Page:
The manual does state that "No guarantees can be given for its
statistical properties." I'm no maths expert, but this seems
especially true if rand can indeed return values greater than
RAND_MAX, as is claimed for SunOS (unless its range is exactly a
multiple of RAND_MAX).
When I looked at the relevant code in lmathlib.c, though, something
else occured to me. For reference, here is that code:
---------->8----------
static int math_random (lua_State *L) {
/* the `%' avoids the (rare) case of r==1, and is needed also
because on
some systems (SunOS!) `rand()' may return a value larger than
RAND_MAX */
lua_Number r = (lua_Number)(rand()%RAND_MAX) / (lua_Number)RAND_MAX;
switch (lua_gettop(L)) { /* check number of arguments */
case 0: { /* no arguments */
lua_pushnumber(L, r); /* Number between 0 and 1 */
break;
}
case 1: { /* only upper limit */
int u = luaL_checkint(L, 1);
luaL_argcheck(L, 1<=u, 1, "interval is empty");
lua_pushnumber(L, floor(r*u)+1); /* int between 1 and `u' */
break;
}
case 2: { /* lower and upper limits */
int l = luaL_checkint(L, 1);
int u = luaL_checkint(L, 2);
luaL_argcheck(L, l<=u, 2, "interval is empty");
lua_pushnumber(L, floor(r*(u-l+1))+l); /* int between `l' and
`u' */
break;
}
default: return luaL_error(L, "wrong number of arguments");
}
return 1;
}
----------8<----------
Firstly, the range returned by math.random() is stated in the manual
to be in the range [0,1) which (I believe) means the 1 is exclusive
(i.e. it should never actually return 1). I think in the range
from C
rand() the RAND_MAX is inclusive. So, the (original) scaling
calculation done in lmathlib.c tells me math.random() can actually
return 1. OP's patch prevents this, although I don't believe that
patch is an improvement to the statistical properties of the
returned
value. I believe the original calculation preserves the statistical
properties of whatever is returned by rand(), except for the SunOS
issue. But again, I'm no maths expert.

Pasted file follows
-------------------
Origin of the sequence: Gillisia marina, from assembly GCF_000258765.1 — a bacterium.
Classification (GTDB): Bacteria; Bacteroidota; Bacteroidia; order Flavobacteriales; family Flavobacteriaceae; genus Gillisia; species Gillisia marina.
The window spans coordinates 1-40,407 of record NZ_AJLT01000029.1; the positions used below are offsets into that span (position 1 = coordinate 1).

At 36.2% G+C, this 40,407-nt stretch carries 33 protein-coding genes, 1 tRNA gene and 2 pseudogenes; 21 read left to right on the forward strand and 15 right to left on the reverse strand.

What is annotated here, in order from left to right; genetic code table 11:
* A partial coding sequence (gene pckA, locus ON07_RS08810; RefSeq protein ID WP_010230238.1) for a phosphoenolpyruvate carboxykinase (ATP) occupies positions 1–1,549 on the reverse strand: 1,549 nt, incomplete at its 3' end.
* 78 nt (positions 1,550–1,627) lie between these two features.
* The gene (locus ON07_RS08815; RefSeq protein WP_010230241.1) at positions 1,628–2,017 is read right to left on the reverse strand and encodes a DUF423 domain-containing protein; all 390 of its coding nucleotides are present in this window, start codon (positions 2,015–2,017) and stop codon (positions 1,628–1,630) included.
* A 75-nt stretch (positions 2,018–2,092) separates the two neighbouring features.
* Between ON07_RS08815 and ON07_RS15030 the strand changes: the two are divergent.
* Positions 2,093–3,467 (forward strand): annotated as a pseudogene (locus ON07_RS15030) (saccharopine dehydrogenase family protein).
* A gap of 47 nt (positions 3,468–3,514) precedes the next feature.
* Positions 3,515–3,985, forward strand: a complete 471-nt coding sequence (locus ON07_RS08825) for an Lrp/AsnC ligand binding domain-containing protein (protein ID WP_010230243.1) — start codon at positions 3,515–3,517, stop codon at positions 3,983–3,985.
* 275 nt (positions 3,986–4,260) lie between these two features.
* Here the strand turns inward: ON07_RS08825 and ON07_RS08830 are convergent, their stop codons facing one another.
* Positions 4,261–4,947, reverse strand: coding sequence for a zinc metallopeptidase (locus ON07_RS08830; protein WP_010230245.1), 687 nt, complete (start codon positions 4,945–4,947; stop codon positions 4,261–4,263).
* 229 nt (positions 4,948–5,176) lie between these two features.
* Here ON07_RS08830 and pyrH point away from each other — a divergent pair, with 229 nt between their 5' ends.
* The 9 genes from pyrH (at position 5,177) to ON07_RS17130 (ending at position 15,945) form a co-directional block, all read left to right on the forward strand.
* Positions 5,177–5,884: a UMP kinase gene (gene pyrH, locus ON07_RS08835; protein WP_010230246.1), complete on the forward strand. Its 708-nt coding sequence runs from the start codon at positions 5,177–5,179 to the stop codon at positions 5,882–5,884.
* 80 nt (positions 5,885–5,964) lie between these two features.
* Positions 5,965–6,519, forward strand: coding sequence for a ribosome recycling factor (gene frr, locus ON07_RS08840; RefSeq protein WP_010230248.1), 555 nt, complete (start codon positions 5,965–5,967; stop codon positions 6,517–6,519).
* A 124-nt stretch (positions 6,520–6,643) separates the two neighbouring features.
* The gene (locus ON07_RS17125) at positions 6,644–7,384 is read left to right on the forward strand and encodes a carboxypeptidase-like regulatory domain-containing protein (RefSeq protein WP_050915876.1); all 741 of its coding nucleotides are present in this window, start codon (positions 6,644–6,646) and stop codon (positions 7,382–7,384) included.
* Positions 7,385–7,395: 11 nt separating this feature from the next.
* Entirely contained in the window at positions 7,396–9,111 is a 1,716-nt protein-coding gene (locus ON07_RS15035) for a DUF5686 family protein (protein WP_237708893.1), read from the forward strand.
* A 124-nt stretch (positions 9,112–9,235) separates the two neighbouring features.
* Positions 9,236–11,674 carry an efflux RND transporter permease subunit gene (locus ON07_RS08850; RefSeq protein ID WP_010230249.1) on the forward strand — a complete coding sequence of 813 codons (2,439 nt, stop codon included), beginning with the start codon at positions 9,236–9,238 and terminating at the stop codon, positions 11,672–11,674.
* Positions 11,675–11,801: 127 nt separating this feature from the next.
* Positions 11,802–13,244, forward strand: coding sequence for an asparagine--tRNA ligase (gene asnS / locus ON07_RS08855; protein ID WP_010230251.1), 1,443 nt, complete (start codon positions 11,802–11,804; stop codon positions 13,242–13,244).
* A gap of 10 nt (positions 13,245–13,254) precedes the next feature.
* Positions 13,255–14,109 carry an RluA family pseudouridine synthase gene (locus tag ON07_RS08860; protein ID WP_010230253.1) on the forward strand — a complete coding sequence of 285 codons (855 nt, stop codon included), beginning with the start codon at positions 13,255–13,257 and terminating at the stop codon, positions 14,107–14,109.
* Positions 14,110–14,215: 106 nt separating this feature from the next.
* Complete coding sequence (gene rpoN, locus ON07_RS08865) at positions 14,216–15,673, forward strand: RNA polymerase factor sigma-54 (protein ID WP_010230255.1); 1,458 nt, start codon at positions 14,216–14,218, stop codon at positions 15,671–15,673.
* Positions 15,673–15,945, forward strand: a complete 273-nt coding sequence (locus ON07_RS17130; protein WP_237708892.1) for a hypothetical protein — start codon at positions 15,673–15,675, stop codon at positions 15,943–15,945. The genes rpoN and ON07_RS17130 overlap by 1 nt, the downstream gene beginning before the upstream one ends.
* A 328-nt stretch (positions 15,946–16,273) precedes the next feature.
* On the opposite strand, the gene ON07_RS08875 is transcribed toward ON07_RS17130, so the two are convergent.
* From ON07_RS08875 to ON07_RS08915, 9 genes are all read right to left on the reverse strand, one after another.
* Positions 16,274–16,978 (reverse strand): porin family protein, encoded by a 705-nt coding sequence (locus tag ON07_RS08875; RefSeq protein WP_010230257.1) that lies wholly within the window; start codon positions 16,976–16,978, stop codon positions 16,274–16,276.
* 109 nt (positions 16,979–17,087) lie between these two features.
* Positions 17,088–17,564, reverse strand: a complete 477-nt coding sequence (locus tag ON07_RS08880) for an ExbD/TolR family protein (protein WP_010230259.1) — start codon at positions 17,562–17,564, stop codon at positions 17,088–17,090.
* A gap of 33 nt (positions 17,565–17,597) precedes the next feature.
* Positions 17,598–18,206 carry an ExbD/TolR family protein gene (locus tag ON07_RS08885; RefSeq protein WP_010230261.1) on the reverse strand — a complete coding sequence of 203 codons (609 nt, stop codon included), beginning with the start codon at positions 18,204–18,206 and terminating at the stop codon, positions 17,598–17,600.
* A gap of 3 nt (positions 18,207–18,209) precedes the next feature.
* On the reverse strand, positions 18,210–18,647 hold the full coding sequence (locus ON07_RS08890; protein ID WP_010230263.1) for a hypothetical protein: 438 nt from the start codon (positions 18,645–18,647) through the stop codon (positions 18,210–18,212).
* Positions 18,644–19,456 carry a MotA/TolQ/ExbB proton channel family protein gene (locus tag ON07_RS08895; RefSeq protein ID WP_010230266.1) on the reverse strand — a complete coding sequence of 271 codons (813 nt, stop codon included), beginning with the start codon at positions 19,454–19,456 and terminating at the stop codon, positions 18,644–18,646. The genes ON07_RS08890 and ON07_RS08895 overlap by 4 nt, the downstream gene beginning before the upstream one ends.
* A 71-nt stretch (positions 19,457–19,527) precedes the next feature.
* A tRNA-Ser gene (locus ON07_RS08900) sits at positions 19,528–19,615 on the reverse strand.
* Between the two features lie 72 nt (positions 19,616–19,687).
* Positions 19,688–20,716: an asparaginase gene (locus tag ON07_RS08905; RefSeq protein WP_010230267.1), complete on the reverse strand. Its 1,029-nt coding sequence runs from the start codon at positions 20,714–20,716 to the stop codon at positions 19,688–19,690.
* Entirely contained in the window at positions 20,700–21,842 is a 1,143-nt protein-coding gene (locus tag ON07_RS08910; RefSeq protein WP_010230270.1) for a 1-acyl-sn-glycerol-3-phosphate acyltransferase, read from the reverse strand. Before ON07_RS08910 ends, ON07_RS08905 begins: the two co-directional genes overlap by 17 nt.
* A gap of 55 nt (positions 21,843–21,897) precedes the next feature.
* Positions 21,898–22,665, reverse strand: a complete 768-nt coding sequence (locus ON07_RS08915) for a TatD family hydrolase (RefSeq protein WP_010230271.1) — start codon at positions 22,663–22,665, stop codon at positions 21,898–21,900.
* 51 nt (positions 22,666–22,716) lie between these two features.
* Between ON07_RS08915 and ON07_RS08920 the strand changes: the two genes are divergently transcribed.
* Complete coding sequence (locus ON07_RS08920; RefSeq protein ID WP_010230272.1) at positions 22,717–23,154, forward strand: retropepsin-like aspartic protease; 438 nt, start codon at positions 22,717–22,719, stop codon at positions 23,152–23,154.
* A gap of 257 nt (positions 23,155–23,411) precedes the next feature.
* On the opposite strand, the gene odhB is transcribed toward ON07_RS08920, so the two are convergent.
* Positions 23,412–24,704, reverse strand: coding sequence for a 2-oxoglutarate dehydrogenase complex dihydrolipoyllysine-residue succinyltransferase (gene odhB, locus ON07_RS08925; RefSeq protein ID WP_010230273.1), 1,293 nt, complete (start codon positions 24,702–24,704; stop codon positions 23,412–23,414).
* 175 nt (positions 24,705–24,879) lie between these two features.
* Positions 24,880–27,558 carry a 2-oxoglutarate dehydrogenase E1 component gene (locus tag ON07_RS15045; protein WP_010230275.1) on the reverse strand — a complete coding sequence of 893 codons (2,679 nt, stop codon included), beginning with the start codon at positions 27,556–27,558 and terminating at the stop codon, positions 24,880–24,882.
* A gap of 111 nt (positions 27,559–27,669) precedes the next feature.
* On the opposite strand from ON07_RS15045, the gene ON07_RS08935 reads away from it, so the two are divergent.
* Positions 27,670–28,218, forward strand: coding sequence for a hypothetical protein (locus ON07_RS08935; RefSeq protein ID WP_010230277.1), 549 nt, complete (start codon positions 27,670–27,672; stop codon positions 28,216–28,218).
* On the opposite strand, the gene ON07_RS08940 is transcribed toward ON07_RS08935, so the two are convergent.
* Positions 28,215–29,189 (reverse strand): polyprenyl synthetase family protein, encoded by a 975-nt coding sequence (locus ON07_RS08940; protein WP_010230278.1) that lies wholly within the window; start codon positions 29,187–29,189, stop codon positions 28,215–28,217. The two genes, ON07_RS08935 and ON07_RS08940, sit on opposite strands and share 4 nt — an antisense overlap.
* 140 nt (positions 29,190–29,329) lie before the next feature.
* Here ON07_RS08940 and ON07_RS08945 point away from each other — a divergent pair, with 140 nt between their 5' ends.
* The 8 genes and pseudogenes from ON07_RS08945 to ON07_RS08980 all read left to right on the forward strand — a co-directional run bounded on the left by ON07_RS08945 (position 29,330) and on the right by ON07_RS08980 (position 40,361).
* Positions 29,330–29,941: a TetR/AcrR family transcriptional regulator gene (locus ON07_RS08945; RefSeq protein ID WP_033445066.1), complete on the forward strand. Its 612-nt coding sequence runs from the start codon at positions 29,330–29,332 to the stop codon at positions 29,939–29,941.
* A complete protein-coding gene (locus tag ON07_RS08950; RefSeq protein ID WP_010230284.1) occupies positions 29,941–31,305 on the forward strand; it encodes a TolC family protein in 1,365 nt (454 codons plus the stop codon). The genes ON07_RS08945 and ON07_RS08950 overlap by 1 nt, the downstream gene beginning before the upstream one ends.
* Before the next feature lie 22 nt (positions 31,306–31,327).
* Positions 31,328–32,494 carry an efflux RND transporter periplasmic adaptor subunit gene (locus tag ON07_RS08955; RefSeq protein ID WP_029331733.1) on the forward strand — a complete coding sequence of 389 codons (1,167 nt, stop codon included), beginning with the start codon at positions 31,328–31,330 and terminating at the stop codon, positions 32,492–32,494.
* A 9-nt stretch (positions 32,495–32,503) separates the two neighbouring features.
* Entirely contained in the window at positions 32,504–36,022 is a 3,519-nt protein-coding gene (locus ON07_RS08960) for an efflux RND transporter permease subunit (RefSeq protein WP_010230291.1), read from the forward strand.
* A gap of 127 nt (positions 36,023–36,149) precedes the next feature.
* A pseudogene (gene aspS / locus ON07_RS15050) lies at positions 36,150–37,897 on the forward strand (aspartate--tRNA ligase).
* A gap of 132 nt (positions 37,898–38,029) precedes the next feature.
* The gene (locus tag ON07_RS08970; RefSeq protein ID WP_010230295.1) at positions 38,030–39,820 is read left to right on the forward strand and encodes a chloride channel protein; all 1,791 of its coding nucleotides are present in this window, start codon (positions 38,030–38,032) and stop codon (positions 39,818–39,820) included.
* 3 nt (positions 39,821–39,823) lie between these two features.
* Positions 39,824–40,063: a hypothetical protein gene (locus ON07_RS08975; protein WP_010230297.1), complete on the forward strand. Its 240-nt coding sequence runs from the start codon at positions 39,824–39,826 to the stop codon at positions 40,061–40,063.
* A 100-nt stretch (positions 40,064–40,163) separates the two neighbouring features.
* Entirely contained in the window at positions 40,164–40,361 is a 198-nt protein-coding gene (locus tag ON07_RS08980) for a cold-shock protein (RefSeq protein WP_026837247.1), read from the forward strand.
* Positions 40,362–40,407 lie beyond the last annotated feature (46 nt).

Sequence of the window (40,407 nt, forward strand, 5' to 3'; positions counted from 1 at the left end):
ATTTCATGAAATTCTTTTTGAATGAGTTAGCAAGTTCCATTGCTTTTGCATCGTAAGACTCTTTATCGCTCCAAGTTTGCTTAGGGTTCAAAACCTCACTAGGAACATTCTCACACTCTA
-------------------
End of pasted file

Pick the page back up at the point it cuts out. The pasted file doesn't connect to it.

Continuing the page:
Secondly, when arguments are passed to math.random to indicate a
desired range, according to the manual, the returned value is
inclusive of both the min and max value of that range. But due to
the
first issue, the returned value could potentially exceed the
requested
maximum value, by 1 (i.e. in case 1, if r==1 and u==1 then
floor(1*1)+1 == 2). This is fixed if the range of 'r' is made to be
exclusive of 1. Although, to improve it's statistical properties,
the
calculation should rather be "floor(r*u+.5)", I think.
Cheers
2008/9/18 Atry <pop.atry@gmail.com>:
In math_random(), whether rand() returns 0 or RAND_MAX, the
result of
math_random() would be 0. It should modulo RAND_MAX + 1 instead of
modulo RAND_MAX.
--- lua-5.1.4/src/lmathlib.c
+++ lua-5.1.4/src/lmathlib.c
@@ -181,7 +181,7 @@ static int math_max (lua_State *L) {
static int math_random (lua_State *L) {
/* the `%' avoids the (rare) case of r==1, and is needed also
because on
some systems (SunOS!) `rand()' may return a value larger than
RAND_MAX */
- lua_Number r = (lua_Number)(rand()%RAND_MAX) /
(lua_Number)RAND_MAX;
+ lua_Number r = (lua_Number)(rand()%(RAND_MAX + 1)) /
(lua_Number)(RAND_MAX + 1);
switch (lua_gettop(L)) { /* check number of arguments */
case 0: { /* no arguments */
lua_pushnumber(L, r); /* Number between 0 and 1 */